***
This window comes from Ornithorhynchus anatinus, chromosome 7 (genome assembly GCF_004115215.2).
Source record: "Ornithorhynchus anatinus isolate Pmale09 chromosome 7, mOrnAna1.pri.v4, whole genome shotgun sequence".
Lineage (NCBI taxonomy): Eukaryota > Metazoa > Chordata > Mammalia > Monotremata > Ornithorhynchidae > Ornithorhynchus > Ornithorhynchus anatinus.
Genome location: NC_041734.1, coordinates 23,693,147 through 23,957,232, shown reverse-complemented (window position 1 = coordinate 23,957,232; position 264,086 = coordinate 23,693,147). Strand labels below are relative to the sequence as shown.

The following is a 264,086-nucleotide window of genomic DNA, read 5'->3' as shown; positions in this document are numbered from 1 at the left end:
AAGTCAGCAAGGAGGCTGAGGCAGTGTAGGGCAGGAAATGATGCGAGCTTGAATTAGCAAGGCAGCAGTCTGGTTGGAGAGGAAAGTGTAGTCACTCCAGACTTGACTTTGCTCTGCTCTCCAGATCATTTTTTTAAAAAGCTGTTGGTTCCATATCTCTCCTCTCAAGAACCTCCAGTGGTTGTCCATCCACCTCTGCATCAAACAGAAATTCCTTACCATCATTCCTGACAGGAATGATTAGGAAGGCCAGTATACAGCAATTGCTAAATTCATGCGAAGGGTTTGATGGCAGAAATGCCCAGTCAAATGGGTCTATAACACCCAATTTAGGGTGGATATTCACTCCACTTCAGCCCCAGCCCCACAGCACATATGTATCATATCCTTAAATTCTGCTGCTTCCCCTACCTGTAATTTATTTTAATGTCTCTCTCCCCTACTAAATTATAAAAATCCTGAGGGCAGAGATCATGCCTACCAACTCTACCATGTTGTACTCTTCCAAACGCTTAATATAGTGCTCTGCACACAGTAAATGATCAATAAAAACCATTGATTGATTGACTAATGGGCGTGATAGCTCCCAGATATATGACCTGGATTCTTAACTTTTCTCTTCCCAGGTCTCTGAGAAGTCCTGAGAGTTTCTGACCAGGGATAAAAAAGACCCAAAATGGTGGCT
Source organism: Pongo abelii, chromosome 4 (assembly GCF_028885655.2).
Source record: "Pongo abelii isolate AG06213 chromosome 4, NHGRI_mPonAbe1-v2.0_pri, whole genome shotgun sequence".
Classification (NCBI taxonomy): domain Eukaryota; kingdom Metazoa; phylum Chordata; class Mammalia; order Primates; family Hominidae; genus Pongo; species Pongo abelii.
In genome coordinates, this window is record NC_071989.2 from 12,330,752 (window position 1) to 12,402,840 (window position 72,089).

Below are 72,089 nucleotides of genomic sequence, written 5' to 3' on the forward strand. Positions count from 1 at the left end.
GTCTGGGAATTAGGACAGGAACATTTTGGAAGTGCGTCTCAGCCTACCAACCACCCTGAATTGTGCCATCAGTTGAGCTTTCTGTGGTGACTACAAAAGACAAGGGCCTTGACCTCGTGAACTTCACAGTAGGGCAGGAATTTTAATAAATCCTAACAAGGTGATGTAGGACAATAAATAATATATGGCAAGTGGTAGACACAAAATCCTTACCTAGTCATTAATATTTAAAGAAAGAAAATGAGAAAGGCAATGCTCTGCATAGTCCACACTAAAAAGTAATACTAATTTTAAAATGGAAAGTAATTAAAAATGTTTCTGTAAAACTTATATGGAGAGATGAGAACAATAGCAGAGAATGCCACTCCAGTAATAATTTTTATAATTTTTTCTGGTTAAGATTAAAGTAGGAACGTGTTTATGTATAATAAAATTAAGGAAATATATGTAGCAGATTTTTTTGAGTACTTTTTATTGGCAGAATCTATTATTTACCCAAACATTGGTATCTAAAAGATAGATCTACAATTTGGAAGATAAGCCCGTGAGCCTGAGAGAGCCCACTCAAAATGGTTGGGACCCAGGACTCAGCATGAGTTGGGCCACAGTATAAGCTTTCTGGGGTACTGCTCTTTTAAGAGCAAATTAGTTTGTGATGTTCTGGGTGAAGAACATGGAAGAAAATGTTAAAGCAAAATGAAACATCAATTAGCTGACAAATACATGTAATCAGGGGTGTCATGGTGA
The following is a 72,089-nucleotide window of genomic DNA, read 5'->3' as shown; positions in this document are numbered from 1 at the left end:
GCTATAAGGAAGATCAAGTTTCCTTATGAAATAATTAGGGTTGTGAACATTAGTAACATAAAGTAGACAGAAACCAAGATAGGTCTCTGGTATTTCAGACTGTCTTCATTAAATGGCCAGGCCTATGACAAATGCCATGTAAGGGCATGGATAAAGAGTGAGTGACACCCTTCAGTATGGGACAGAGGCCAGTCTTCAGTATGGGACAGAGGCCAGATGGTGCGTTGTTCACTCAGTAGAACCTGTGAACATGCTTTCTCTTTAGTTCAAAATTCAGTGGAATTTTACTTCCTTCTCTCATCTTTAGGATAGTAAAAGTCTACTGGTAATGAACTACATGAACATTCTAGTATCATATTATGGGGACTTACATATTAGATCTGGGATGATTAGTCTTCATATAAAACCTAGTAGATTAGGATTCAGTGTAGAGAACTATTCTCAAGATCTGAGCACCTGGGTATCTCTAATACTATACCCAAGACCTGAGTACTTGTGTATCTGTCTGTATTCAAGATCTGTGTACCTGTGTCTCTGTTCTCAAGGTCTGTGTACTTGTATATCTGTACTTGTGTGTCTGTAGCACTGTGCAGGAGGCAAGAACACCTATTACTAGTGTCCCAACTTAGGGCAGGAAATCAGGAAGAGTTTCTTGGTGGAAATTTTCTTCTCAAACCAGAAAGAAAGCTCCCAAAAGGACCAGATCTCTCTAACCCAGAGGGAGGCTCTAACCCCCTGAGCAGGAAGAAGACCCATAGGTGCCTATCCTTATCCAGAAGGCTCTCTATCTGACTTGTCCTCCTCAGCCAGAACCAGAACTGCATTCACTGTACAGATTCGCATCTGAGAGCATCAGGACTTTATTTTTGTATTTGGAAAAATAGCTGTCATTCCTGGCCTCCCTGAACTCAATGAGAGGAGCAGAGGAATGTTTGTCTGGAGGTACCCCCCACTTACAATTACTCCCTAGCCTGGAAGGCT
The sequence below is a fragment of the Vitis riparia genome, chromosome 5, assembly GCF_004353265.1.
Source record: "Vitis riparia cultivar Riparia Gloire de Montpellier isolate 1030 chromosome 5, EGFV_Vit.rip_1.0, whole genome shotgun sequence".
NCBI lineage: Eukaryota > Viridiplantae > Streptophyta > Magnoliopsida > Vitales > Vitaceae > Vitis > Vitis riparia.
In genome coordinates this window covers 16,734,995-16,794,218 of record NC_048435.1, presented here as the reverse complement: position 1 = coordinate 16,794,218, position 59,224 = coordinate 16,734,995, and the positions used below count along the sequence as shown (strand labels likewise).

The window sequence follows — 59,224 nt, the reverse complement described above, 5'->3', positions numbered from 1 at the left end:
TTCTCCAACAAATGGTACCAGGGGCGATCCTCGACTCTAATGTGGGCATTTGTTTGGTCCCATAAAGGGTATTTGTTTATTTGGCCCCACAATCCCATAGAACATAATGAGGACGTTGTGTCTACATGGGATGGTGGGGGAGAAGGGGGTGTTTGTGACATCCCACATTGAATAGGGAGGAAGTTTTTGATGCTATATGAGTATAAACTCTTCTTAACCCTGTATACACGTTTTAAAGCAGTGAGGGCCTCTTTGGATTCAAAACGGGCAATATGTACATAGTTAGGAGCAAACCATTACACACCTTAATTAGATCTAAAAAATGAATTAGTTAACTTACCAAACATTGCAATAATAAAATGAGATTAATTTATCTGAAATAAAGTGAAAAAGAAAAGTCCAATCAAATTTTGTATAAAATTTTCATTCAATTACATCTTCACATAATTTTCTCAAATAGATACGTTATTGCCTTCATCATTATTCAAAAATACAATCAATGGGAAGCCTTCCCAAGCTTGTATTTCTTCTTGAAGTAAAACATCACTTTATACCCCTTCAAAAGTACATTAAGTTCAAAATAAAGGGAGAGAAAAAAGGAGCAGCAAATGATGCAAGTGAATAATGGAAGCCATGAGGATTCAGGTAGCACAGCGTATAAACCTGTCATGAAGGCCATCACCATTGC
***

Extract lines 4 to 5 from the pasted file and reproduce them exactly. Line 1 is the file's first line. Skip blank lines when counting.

Genome location: NC_041734.1, coordinates 23,693,147 through 23,957,232, shown reverse-complemented (window position 1 = coordinate 23,957,232; position 264,086 = coordinate 23,693,147). Strand labels below are relative to the sequence as shown.

The following is a 264,086-nucleotide window of genomic DNA, read 5'->3' as shown; positions in this document are numbered from 1 at the left end: